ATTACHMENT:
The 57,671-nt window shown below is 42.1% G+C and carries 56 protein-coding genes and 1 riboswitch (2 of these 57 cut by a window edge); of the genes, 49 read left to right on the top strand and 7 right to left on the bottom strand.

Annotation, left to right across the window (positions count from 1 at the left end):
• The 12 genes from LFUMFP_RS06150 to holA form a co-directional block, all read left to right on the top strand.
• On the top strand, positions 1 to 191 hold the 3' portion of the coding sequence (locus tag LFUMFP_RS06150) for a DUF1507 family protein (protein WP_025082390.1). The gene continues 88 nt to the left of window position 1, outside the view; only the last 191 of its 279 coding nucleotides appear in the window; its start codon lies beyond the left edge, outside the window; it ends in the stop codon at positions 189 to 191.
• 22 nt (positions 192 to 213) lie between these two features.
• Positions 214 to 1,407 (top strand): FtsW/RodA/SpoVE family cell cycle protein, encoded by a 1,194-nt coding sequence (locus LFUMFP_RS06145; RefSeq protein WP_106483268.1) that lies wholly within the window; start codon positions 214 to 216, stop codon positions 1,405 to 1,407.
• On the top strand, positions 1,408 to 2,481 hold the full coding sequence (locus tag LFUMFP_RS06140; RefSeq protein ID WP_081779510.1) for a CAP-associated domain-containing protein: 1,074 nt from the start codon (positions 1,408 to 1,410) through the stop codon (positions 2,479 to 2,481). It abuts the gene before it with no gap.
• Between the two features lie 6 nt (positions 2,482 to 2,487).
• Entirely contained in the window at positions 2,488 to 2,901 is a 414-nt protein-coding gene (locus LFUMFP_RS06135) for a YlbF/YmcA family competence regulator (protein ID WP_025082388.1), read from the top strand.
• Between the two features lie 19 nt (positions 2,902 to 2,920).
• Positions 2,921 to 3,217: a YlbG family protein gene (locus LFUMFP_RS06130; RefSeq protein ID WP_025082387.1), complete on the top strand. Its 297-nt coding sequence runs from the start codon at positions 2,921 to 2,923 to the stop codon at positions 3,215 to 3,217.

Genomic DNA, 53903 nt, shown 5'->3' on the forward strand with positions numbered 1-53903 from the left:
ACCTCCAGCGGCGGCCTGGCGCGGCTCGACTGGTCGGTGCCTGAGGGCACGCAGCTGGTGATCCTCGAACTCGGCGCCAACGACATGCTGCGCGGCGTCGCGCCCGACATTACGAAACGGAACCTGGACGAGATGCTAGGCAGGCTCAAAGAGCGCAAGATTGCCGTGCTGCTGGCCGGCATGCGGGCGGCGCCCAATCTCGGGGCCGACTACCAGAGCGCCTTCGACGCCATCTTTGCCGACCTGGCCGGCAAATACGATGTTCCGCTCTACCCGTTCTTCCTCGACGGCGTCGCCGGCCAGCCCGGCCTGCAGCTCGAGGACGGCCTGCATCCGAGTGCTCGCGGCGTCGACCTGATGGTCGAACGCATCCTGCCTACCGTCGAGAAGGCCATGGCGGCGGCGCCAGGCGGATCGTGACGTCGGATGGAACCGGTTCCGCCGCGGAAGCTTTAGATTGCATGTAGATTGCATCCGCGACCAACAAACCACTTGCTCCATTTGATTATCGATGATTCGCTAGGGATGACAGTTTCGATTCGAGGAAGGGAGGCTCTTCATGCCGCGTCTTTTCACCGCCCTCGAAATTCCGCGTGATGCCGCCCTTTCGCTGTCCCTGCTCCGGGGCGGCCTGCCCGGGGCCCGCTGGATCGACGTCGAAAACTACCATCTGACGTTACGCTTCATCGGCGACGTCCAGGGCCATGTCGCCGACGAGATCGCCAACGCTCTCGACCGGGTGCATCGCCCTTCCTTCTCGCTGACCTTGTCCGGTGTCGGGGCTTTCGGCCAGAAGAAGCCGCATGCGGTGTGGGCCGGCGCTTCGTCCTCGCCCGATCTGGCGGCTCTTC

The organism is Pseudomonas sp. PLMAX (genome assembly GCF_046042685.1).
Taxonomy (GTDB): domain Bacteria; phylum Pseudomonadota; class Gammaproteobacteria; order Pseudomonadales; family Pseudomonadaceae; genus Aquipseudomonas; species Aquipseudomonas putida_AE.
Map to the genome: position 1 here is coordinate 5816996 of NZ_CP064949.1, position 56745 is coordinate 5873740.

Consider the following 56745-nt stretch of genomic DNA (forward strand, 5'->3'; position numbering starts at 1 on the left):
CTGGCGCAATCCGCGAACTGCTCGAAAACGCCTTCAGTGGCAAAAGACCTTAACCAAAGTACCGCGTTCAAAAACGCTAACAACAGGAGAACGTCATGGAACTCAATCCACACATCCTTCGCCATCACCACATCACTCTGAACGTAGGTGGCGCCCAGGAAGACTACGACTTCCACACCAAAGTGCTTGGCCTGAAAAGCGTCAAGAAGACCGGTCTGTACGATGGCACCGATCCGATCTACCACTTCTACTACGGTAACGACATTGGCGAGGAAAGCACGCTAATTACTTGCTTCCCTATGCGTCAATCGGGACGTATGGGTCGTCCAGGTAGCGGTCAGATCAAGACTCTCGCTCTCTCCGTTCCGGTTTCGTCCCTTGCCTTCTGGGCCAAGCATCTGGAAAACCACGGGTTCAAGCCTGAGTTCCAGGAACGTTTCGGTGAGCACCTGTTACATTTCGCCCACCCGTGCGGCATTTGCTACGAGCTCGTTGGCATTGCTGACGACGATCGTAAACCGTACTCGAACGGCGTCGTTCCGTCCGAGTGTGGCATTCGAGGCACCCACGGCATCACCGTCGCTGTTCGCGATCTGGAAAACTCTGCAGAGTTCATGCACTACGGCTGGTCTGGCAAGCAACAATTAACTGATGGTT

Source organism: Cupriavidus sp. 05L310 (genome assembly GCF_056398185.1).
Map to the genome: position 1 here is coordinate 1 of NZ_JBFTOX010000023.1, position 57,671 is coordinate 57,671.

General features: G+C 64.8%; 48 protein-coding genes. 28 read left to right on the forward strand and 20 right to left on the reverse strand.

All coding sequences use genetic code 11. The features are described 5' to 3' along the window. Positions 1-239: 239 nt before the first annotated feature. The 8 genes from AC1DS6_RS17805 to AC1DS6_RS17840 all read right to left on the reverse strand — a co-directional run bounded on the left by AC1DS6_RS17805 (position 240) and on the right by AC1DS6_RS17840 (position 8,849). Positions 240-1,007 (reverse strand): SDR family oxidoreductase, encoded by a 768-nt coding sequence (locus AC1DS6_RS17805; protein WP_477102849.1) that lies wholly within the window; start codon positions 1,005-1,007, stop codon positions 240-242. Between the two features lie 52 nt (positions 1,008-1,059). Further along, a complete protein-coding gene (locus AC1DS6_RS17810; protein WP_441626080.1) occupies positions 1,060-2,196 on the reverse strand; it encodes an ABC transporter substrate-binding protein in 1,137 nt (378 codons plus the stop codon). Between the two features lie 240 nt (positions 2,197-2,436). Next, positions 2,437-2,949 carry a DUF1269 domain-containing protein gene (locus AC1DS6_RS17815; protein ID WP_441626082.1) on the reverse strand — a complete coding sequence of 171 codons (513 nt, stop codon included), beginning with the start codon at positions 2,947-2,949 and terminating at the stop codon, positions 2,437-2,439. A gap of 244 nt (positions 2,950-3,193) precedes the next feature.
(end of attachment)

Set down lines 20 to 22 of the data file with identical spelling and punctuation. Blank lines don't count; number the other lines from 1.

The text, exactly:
Map to the genome: position 1 here is coordinate 1 of NZ_JBFTOX010000023.1, position 57,671 is coordinate 57,671.

General features: G+C 64.8%; 48 protein-coding genes. 28 read left to right on the forward strand and 20 right to left on the reverse strand.

All coding sequences use genetic code 11. The features are described 5' to 3' along the window. Positions 1-239: 239 nt before the first annotated feature. The 8 genes from AC1DS6_RS17805 to AC1DS6_RS17840 all read right to left on the reverse strand — a co-directional run bounded on the left by AC1DS6_RS17805 (position 240) and on the right by AC1DS6_RS17840 (position 8,849). Positions 240-1,007 (reverse strand): SDR family oxidoreductase, encoded by a 768-nt coding sequence (locus AC1DS6_RS17805; protein WP_477102849.1) that lies wholly within the window; start codon positions 1,005-1,007, stop codon positions 240-242. Between the two features lie 52 nt (positions 1,008-1,059). Further along, a complete protein-coding gene (locus AC1DS6_RS17810; protein WP_441626080.1) occupies positions 1,060-2,196 on the reverse strand; it encodes an ABC transporter substrate-binding protein in 1,137 nt (378 codons plus the stop codon). Between the two features lie 240 nt (positions 2,197-2,436). Next, positions 2,437-2,949 carry a DUF1269 domain-containing protein gene (locus AC1DS6_RS17815; protein ID WP_441626082.1) on the reverse strand — a complete coding sequence of 171 codons (513 nt, stop codon included), beginning with the start codon at positions 2,947-2,949 and terminating at the stop codon, positions 2,437-2,439. A gap of 244 nt (positions 2,950-3,193) precedes the next feature.